We went to see Red Tails last evening, the newly released movie about the Tuskegee Airmen, an all black fighter pilot squadron. The theater was in Colorado Springs, which is home to several Army bases, NORAD (Cheyenne Mountain) and the Air Force Academy. In other words, a military town. The theater was packed for the 4:30 showing.
In front of us in the line for tickets were two young men, very spit and polished in their Air Force Academy uniforms. One was black, the other white. Two buddies, out on a Saturday night to watch a movie that was part of the history of their branch of military service. I would have loved to talk to both of them after the movie.
Watching a movie about flying with a pilot is a unique experience. When Steve and I went to see Avatar, I looked over several times to see him maneuvering his hand like a plane, taking it through the turns and lifts. We saw Avatar three times in three week because of the 3D experience.
For sure we will see Red Tails again, but will wait for the next showing at home since it is not in 3D. But I did look over several times and see Steve’s hand maneuvering through the flight scenes. Of course he also also leaned over several times to tell me what kind of plane was on the screen.
His take on the movie? Great flying, great special effects, great story.
But there is another element to the movie, the story of racial prejudice in our country, in our military, during this war. The words and the attitude made me cringe. These young men were risking their lives for their country, yet were not allowed in the “whites only” officers club.
I think most of us would like to think that this kind of prejudice has died a well deserved death.
Kira is my “daughter from another mother of a different color”. She was one of my star Taekwondo students, an employee, and now a dear friend. She has deployed twice to Iraq, is full time Army,and I am as proud as I can be of her. I couldn’t help but think of her as I watched Red Tails.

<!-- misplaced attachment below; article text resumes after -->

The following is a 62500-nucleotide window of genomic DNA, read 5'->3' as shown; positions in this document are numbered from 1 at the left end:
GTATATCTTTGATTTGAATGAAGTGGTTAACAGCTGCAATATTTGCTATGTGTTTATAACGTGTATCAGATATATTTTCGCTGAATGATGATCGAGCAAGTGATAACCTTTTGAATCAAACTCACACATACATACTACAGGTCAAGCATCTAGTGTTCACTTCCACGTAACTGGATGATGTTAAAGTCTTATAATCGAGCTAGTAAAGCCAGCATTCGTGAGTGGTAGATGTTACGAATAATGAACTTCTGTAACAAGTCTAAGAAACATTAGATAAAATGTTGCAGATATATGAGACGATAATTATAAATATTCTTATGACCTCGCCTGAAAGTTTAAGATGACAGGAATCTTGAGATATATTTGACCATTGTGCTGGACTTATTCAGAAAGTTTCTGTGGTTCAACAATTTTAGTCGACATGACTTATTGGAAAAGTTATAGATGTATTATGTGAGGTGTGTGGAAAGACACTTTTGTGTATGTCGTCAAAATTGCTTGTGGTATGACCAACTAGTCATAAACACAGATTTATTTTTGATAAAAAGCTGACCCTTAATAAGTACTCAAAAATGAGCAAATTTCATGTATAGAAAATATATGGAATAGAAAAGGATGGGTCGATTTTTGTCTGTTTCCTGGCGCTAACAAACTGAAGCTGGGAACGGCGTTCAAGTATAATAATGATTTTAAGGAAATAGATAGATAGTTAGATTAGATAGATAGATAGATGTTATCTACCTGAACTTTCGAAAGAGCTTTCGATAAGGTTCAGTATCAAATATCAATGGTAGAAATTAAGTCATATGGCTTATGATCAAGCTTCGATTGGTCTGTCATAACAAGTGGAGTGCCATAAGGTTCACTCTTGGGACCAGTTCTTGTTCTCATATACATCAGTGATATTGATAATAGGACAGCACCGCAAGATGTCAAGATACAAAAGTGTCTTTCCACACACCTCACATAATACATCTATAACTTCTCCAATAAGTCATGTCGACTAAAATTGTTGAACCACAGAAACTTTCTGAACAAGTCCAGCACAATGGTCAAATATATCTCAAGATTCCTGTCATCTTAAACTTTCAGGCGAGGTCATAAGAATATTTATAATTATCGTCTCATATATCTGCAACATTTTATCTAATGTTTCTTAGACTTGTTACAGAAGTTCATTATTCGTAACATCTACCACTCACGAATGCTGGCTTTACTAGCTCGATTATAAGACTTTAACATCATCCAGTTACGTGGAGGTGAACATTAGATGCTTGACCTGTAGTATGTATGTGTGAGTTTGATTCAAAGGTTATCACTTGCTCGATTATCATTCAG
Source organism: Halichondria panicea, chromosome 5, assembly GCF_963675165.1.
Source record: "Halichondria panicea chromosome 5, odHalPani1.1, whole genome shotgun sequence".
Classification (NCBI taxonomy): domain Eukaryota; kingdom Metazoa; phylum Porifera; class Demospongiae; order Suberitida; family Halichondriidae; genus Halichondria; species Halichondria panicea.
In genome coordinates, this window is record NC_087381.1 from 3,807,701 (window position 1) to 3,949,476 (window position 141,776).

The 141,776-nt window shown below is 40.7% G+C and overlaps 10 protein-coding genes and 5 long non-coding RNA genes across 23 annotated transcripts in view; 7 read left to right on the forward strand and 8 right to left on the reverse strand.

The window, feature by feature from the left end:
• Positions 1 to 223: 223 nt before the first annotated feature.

Kira and I roomed together at The Adams Mark one weekend several years ago. We were in Dallas for the Nationals, which included a banquet and dance as well as a tournament. After the banquet was over, a group of us headed back to our rooms. When we got to our door, I realized I had misplaced my room key card. Since I’d had several glasses of wine, I decided to take my shoes off (they were killing me) sit down in the hallway, and let Kira go get a new room key.
She came back without the key. The lady at the reception desk would not give her one because she didn’t have any identification. She was told there was nothing they could do for her. Kira was teary eyed when she told me this.
Well. I went marching downstairs, and the same lady was at the desk. I told Kira to hang back. I explained to the woman that I had lost my key. She asked for identification, I told her I had none. She then volunteered that someone would have to let me into the room and then I would have to show him my ID. “Fine, I can do that. Now, why didn’t you tell that to my daughter over there when she told you she was locked out of her room?” You should have seen the look on her face when Kira walked towards us. She of course did not have a good answer, so I asked to speak to her manager. Suffice it to say he understand how damned mad I was at the way Kira had been treated.
I don’t know if Kira and her brother Dominic (who is serving in the Navy and I am so stinking proud of him too) experience prejudice in today’s military. I need to ask them about that. But if I had to guess? I’d say that prejudice is still there, certainly more subtle than what we saw on the movie screen last night, but perhaps even more damaging because we are supposed to be smarter and more enlightened now.